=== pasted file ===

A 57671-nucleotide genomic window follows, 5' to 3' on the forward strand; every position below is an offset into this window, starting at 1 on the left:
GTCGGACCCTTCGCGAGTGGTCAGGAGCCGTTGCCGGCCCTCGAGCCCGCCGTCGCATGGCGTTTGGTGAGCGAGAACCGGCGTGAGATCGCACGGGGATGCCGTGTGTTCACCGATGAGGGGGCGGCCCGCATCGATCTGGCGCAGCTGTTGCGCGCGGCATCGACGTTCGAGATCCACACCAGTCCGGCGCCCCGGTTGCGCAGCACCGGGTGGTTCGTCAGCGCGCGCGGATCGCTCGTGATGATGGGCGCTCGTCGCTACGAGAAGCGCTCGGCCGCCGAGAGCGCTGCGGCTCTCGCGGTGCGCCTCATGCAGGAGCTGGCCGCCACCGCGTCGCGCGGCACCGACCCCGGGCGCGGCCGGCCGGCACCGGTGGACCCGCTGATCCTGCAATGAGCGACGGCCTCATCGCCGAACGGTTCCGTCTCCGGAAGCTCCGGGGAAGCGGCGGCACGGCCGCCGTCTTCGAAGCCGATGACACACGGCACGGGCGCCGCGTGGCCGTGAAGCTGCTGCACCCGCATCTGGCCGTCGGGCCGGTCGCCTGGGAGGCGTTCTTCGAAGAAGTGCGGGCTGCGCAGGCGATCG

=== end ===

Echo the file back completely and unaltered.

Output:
A 57671-nucleotide genomic window follows, 5' to 3' on the forward strand; every position below is an offset into this window, starting at 1 on the left:
GTCGGACCCTTCGCGAGTGGTCAGGAGCCGTTGCCGGCCCTCGAGCCCGCCGTCGCATGGCGTTTGGTGAGCGAGAACCGGCGTGAGATCGCACGGGGATGCCGTGTGTTCACCGATGAGGGGGCGGCCCGCATCGATCTGGCGCAGCTGTTGCGCGCGGCATCGACGTTCGAGATCCACACCAGTCCGGCGCCCCGGTTGCGCAGCACCGGGTGGTTCGTCAGCGCGCGCGGATCGCTCGTGATGATGGGCGCTCGTCGCTACGAGAAGCGCTCGGCCGCCGAGAGCGCTGCGGCTCTCGCGGTGCGCCTCATGCAGGAGCTGGCCGCCACCGCGTCGCGCGGCACCGACCCCGGGCGCGGCCGGCCGGCACCGGTGGACCCGCTGATCCTGCAATGAGCGACGGCCTCATCGCCGAACGGTTCCGTCTCCGGAAGCTCCGGGGAAGCGGCGGCACGGCCGCCGTCTTCGAAGCCGATGACACACGGCACGGGCGCCGCGTGGCCGTGAAGCTGCTGCACCCGCATCTGGCCGTCGGGCCGGTCGCCTGGGAGGCGTTCTTCGAAGAAGTGCGGGCTGCGCAGGCGATCG